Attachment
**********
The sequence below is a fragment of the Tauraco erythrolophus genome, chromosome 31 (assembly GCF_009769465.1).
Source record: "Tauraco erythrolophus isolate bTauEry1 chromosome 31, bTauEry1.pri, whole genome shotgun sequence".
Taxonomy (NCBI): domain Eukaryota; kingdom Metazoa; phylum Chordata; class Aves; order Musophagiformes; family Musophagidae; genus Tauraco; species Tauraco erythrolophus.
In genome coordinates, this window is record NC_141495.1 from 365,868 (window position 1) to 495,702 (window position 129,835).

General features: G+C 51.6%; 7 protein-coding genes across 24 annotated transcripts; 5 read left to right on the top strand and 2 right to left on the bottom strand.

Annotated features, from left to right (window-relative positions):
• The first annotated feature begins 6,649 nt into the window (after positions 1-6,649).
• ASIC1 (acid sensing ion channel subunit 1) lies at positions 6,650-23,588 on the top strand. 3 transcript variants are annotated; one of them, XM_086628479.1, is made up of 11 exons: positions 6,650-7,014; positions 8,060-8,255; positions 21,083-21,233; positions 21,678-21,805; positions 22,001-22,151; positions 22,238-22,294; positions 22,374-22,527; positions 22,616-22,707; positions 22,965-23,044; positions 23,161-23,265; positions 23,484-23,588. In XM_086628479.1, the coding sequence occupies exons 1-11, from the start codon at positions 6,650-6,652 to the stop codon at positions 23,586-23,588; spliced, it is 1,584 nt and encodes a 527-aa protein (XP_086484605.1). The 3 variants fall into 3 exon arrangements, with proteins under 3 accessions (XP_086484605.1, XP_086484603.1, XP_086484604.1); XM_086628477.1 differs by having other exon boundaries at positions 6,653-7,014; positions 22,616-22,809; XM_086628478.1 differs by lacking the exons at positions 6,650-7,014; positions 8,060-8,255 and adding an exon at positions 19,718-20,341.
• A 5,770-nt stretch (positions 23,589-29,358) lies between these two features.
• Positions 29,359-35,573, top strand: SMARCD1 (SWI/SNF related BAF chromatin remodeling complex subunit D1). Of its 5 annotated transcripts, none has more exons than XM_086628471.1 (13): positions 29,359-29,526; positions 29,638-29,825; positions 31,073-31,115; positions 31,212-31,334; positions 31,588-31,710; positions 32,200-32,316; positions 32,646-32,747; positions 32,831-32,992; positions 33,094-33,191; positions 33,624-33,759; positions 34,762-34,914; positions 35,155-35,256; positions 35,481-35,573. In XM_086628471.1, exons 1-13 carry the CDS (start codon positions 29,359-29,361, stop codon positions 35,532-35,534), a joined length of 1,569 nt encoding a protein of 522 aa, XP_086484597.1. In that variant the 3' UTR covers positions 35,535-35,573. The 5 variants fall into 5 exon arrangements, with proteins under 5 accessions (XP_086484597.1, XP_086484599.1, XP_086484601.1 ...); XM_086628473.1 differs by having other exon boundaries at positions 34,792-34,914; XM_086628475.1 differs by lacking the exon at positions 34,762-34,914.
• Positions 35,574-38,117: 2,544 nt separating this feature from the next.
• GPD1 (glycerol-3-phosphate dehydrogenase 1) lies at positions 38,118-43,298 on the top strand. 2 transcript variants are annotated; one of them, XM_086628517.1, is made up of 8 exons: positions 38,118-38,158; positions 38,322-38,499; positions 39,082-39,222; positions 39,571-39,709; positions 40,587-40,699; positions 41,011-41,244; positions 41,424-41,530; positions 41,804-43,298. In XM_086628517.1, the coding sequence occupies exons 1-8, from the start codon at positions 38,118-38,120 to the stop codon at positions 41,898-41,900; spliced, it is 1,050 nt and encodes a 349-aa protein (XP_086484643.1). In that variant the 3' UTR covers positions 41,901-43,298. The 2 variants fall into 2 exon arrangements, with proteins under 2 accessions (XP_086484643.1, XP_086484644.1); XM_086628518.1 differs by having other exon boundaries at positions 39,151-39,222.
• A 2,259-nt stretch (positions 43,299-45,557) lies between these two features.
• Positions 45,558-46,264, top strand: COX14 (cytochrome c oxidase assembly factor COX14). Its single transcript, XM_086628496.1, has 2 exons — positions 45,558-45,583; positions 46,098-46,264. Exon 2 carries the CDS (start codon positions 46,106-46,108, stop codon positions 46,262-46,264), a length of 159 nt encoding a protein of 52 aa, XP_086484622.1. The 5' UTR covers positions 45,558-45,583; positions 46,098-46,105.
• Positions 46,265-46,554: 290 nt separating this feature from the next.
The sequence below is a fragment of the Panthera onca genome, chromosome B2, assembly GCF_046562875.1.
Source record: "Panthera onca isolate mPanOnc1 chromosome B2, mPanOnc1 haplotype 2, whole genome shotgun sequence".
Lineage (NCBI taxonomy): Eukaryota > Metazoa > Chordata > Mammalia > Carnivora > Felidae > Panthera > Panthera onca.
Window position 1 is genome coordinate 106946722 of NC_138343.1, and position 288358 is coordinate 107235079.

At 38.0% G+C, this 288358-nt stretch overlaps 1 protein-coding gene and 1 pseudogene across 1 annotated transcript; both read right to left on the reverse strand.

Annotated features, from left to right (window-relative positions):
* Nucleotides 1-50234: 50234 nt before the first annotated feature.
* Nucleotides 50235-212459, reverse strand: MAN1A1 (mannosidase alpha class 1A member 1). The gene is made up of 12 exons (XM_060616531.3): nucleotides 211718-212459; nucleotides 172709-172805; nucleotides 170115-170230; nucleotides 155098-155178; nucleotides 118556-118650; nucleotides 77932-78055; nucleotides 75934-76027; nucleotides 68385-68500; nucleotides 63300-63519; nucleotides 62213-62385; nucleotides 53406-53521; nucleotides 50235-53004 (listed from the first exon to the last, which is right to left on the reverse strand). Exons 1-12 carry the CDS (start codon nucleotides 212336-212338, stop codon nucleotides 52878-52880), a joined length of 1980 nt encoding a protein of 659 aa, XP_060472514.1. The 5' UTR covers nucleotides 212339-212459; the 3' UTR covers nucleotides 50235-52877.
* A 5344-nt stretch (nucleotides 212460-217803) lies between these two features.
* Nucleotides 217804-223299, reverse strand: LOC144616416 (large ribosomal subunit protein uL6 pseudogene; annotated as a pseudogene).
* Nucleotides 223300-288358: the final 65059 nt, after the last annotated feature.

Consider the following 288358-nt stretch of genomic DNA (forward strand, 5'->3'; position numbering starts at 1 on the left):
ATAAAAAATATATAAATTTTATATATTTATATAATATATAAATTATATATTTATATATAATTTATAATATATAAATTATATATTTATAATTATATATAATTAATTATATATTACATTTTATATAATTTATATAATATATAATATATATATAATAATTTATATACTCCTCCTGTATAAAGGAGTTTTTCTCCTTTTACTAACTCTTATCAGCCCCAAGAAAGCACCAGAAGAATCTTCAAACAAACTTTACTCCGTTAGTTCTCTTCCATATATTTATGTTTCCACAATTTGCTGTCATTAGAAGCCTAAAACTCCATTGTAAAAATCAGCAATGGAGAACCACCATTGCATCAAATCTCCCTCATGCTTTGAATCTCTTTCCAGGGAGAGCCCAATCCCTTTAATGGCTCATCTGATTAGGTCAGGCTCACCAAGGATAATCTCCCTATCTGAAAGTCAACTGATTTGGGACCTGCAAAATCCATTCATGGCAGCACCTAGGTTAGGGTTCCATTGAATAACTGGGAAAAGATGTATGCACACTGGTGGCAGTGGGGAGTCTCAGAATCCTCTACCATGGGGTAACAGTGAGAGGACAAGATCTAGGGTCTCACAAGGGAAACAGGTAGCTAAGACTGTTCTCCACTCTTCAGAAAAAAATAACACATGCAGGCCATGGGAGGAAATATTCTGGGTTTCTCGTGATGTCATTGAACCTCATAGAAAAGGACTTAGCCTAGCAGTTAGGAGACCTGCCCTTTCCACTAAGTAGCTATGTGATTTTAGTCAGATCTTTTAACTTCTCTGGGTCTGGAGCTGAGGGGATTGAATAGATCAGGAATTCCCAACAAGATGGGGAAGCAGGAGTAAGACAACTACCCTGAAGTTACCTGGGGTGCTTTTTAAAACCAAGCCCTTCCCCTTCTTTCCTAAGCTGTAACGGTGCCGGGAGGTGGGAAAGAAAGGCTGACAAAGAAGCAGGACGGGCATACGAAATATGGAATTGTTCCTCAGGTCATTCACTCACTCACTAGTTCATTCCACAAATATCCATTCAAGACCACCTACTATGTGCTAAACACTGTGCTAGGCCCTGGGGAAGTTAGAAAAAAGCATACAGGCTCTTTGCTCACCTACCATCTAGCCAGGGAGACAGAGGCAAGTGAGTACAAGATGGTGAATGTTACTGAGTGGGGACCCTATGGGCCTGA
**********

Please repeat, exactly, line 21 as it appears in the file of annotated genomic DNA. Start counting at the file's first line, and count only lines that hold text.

Annotated features, from left to right (window-relative positions):